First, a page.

Ruby: The philanthropic sector should be the most adventurous sector in the society in terms of risk taking, and yet this isn’t always the case. Maybe it would be good for every philanthropy to have a “Failure Fund,” a small set aside for high risk ideas. We try to be that with every award, we often say that we are the risk capital for the field, but we know that isn’t for everyone! But a small mandated percentage, wouldn’t that be great? We have been really lucky, since we started our life with the charge to take risks in or funding, our wonderful donors, institutional and individual, have always known what they are supporting. And I think we have earned their trust, at this point. We have a pretty good track record of support for important, and sometimes, groundbreaking work.
The structure of philanthropic dollars really needs to be studied more. A number of years ago, to the best of my analytical ability and sleuthing at the time, I calculated that only the tiniest sliver of cultural support was going to assist living artists and the organizations that support them most directly… (You don’t have to be a mathematical genius to figure that out.) I remember being shocked at how low the percentage actually was.
I suspect that foundation boards might be the culprit. The program officers I know are fantastic. So, how are we going to get more knowledgeable people on the boards of both larger institutional entities and family foundations as well? How can foundation administrators make a more robust effort to educate the boards they have now about all the diverse activity going on in their own communities? Maybe there is more education going on than I am aware of; I hope so…
Barry: Are artists fully seated at the table in the Placemaking efforts of the arts? What role ought they play? Is there a place for artist activists at those tables?
Ruby: This is not a question I can answer, I just don’t know enough about what is happening on the ground with these efforts.
Barry: There is considerable evidence (with more research in the docket) that art and artists can play a very meaningful role in health care and the aging process. Has Creative Capital gotten involved in projects that are in that vein? When funding projects do you give any weight to those you think might have long-term benefits to both society and our sector?
Ruby: We support a lot of work that deals with social issues of all kinds—food, environment, criminal justice, etc. We also fund work that functions purely in the aesthetic realm and this inclusiveness and mix is what I think makes our artist rosters so juicy! I wouldn’t want to be an entity that only supports one kind of project. I think one of the things our artists love most is the mix of artistic disciplines, points of view, themes explored, diversity of aesthetics, age diversity, etc.
Barry: Why do you think the American public so little values artists, and do you have any thoughts on how that mindset and marginalization might be changed?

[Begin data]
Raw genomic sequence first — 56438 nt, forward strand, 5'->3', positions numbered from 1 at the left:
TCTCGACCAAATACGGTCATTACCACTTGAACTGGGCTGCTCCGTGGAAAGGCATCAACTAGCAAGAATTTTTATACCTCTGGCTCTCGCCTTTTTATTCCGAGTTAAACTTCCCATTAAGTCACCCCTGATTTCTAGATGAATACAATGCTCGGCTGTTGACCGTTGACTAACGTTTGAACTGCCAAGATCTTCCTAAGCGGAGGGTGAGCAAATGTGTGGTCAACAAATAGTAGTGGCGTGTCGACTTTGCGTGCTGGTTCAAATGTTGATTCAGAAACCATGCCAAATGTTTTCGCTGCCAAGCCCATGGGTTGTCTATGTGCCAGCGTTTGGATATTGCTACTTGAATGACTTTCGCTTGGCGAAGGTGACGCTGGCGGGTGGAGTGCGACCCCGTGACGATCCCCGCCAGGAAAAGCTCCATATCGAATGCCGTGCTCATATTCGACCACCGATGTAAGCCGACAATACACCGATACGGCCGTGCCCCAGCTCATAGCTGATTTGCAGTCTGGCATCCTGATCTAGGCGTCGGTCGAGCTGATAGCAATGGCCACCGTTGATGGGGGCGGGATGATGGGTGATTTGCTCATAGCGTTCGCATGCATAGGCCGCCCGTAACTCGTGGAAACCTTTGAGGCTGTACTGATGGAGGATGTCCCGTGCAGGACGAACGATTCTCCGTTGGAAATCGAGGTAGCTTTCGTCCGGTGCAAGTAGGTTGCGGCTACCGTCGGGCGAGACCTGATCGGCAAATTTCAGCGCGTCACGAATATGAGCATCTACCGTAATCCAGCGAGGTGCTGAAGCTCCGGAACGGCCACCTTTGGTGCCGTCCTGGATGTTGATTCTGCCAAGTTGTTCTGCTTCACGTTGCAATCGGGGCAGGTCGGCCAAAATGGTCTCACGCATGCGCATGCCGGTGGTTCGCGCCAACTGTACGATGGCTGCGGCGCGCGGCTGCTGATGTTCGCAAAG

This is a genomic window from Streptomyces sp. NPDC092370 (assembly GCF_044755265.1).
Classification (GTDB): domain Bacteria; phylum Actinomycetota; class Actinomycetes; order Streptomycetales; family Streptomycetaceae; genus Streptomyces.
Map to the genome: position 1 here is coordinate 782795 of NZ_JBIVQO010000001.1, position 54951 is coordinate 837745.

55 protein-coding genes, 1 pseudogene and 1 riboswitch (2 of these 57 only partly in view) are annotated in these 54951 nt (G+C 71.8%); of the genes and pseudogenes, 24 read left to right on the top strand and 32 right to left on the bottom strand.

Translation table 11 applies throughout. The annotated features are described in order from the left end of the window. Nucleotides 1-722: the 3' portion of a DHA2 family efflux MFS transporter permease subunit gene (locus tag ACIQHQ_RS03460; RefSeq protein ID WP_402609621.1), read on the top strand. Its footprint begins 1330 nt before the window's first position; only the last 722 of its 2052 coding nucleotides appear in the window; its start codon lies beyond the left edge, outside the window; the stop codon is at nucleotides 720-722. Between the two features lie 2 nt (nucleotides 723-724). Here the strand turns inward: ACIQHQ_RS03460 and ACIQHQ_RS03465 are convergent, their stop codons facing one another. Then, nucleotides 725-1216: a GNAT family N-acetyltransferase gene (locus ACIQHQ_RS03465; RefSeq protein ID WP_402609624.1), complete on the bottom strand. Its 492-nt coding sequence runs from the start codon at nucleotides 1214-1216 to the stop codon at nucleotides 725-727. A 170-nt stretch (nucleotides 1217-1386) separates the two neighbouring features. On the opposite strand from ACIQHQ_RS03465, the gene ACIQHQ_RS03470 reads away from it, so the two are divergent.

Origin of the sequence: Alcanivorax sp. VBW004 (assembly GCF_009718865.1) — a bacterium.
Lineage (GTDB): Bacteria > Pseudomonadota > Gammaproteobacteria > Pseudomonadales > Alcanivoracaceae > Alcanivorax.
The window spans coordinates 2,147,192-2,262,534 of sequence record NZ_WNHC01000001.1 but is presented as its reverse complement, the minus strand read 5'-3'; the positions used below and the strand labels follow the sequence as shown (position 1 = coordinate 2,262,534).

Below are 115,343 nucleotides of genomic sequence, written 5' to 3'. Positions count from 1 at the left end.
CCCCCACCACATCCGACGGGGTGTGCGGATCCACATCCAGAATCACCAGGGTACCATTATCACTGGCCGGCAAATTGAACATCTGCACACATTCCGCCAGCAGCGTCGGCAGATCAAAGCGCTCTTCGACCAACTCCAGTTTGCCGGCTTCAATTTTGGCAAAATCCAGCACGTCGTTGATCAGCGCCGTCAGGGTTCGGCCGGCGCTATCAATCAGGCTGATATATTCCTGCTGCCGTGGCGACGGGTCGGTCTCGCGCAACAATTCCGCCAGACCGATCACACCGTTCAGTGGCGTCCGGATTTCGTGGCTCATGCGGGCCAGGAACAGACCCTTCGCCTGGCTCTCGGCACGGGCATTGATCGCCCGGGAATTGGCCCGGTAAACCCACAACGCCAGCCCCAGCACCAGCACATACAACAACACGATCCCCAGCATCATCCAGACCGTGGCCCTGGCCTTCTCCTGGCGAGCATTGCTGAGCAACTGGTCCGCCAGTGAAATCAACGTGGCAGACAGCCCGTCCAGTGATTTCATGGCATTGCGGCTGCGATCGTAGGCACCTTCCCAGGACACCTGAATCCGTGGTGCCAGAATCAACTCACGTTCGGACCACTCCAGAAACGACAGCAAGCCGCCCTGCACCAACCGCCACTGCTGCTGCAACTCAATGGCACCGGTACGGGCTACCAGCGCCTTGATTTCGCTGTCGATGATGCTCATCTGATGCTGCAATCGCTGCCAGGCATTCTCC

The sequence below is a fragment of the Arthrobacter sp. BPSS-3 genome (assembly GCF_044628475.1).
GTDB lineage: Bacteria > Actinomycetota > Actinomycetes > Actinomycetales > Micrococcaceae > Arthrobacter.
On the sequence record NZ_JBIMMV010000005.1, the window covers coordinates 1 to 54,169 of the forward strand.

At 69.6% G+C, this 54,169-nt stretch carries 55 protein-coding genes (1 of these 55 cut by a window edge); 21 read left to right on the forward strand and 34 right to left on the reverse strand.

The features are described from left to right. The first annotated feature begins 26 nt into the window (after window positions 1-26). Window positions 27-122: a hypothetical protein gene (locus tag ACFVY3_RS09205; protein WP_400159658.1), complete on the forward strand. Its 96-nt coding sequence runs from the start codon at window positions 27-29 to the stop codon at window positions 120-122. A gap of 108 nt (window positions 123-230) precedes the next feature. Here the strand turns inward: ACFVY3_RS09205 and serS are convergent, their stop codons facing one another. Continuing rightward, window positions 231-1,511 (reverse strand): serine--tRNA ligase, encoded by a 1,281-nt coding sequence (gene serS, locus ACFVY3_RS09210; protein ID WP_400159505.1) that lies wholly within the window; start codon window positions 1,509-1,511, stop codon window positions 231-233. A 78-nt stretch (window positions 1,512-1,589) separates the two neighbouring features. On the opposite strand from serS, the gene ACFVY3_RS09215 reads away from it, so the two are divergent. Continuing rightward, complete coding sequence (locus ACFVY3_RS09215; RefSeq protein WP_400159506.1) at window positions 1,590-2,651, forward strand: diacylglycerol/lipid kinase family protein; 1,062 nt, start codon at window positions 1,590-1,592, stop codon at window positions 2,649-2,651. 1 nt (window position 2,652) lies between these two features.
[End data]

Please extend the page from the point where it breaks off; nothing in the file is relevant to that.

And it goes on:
Ruby: I wonder how much interaction the public has with working artists. I think it is pretty limited. We have been going to the IdeaFestival in Louisville every fall and bringing four artists with us to present their projects. The attendees are not necessarily arts patrons; I call them “civilians.” There are high school and college students and, of course, many adults as well. And they won’t let the artists out of the auditorium, they have so many questions for them! The first year we went this lovely woman waited patiently for the crowd to clear and said to me, “I just wanted to say thank you. I have been a traditionalist my whole life and today you really opened my eyes.” Someone else said, “Your artists are talking about all the things we should be talking about as a society, but that we don’t.” Where are the opportunities for THIS kind of engagement?
Barry: The issues of diversity and race in the arts have become a front burner topic of late. How do you think we are doing in addressing the needs of artists of color, and what do we need to do more of?
Ruby: These issues have been at the forefront for as long as I have been in the field. They aren’t really new, and if they feel that way, I think that says what a poor job we have been doing in addressing equitability. This has been a key concern of ours since the beginning; in most years, at least 40% of our awardees have self-identified as other than Caucasian. I hope that number will just keep rising. We haven’t done nearly as well on the staff and board front, so we still have a lot of work to do. And geographic diversity, which we also care about, has not been what we would like either. We are pretty good on gender and age. A few years ago, the age range was from 27-79. That made me really happy! It ALL matters to us.
One of the reasons that we have been able to grow through experimentation has been the ongoing, never wavering, support of the Warhol and Duke Foundations and a number of committed individuals and small family foundations who have been consistent supporters since the very beginning. This adequate capitalization has given us breathing room. I have run undercapitalized organizations in the past with year-by-year project support—that is no way to support a field. IF something is working and you believe in it, commit to it long-term. This is the only way to build a healthy cultural ecosystem.
Barry: Thank you, Ruby.